Now you know where this is going don't you (my god are you still reading this?): our trader credits all his margin-credit & free-credit to another trader's cash account in exchange for shares in Amazon (which he believes he will be able to sell them to another margin buyer later on at a higher price). Only, because he's not in debt, it's all free-credit to him. So he debits that out of his cash account, and into his current account, and then "calls in" that number from the banks (because free-credit is bank-debits) by withdrawing central-bank-paper-credit out of the ATM, and then blows that all in turn on booze and whores. Meanwhile interest accrues on the outstanding "debit-balance" of our purveyor of Amazon.

And now I realize I made a mistake on that document I put on my website because not only can all of the cash in the stock market be treated as margin debt (not, as I said 2/3rds), there actually needs to be twice the amount of free credit in the system to pay off the existing debit-balance in the event of a complete-margin-recall. So yeah let's be glad there is a certain kind of "cash on the side" within the credit balances of the average hedge-fund/pension fund, or every trader in stock in the USA is bankrupt. Of course that money will have to come out of residual balances, what is allocated to purchase bonds, what is allocated to purchase mortgage-backed-securities, futures and every other security, and also foreign currency accounts.

The question is, what is $600bn dollars to this great "stockpiles" of side-credit that lies elsewhere? Under present circumstances, how enthusiastically would $15 trillion (or should that just be M1's $3.5 trillion? I don't want to confuse account balances with money-markets) sums of cash that's out there pour into the stock market to meet deflationary margin calls? If apathetically then the market will go to zero. If enthusiastically, then the market won't be affected whatsoever (but it certainly won't help the other markets). Ray says the "side cash" exists, but he hasn't said anything about the propensity of this cash to come off the sidelines. The last ten years in fact show that stockbrokers have had a strong propensity to withdraw cash from stockbroker accounts and put it elsewhere.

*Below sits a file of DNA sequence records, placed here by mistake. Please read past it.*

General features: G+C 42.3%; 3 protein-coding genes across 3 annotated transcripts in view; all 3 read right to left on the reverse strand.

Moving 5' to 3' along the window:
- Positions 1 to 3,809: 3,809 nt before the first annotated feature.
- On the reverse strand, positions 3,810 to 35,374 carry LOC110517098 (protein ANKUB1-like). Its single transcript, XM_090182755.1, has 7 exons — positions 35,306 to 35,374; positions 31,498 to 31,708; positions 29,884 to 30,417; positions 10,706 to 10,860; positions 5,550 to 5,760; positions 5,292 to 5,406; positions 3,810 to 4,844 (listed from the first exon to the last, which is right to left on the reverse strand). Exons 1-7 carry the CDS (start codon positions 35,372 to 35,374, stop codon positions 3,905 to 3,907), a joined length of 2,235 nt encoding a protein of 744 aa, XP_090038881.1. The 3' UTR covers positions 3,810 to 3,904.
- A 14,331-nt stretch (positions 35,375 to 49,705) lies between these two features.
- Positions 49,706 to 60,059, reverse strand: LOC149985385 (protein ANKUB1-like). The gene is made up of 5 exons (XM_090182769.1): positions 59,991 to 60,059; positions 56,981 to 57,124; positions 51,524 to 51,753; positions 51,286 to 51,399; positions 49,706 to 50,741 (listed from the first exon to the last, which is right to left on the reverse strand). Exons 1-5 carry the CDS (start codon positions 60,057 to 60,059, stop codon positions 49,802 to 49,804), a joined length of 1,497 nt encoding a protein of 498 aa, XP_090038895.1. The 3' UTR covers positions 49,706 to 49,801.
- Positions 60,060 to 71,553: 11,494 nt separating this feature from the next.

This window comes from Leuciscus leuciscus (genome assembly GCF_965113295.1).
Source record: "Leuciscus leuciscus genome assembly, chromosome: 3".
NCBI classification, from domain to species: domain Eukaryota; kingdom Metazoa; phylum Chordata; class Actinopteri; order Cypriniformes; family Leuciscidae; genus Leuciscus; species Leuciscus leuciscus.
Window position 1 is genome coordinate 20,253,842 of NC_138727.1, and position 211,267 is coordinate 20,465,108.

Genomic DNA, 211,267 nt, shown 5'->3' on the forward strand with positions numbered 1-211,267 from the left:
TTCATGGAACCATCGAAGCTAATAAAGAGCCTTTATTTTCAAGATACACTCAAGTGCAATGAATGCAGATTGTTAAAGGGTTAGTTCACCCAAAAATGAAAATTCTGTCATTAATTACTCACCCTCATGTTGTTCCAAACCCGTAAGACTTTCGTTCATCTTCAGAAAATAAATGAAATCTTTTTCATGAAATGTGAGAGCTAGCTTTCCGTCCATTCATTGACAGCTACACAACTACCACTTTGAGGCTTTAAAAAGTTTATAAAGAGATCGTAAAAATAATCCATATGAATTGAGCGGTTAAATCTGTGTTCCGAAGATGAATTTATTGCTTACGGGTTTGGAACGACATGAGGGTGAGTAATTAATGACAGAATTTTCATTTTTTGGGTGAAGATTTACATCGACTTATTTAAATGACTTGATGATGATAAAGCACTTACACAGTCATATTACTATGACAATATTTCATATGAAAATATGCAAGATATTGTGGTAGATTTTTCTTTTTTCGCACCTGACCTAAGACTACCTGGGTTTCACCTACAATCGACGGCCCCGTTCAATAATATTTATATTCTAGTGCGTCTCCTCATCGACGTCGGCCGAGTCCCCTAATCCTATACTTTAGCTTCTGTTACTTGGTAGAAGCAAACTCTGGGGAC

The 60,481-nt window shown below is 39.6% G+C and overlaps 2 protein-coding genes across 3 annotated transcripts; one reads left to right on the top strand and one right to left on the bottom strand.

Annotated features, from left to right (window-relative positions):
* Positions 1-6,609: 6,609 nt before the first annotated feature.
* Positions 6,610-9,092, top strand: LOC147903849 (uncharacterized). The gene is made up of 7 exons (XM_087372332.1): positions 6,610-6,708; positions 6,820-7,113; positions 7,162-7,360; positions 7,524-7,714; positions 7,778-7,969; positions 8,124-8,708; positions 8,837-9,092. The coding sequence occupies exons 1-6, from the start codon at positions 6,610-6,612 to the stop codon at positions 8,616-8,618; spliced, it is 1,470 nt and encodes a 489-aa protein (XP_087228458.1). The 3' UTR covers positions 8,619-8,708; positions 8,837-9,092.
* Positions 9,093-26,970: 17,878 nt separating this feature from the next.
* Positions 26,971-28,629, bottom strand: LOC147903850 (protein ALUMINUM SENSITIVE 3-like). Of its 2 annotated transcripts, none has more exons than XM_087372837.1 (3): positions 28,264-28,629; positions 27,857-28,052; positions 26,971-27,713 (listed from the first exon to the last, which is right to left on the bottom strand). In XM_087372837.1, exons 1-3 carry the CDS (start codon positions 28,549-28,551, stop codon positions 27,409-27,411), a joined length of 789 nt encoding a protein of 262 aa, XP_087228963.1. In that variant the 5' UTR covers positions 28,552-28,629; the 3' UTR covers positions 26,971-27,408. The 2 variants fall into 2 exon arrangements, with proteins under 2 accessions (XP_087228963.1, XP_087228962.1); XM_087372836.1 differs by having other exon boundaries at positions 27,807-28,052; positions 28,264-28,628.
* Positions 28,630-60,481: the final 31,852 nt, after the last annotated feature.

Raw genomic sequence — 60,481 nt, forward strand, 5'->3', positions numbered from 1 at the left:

(edited)

Here is what he really means: there are a lot of potential retail stock buyers on the sideline and the psyops being deployed by current holders of stocks (dis-proportionally institutional?) may still induce the retail chumps to bid stocks even higher as the institutions try to take their profits. You are right, the cash on the sidelines remains the same, it just gets transferred from Wall to Main and stock prices can go either way over the course of cash transfers.

I meant to say the cash goes for Main to Wall. IOW, Dalio is trying really hard to unload his stocks without crashing their value in the process.

While the dollar will rise as the sovereign debt crisis spreads (India and other periphery countries cannot sell their debt now to extend old debt), blue chip stocks and other safe havens will increase purchasing power much more than cash. Also, if your cash is held in TBTF banks, then bail-ins will convert your cash (banks liability) to equity in bank, which you may or may not see again. A forced haircut will be the best case. Bail-in is the next bail-out in the west. Here is Canada's description of tyranny - http://www.gazette.gc.ca/rp-pr/p1/2017/2017-06-17/html/reg4-eng.html.

Mish, nominally, perhaps sideline cash can't flow into or out of the market. however the amount at risk changes and the value of the sideline cash can indeed change. if i own a company that I bought for $1b and you buy it from me for $2b, you can claim that technically no money came into that market, but the amount at risk on that company would have doubled and the value of the $2b in sideline cash in relation to that market would have been cut in half.

Mish, how can you say the value doesn't change when it equates to a different amount of stock or bonds? the purchasing power changes. in my example, before the purchase, $2b is worthe 2x the stock, after it's worth 1x. that is the change to which i'm referring.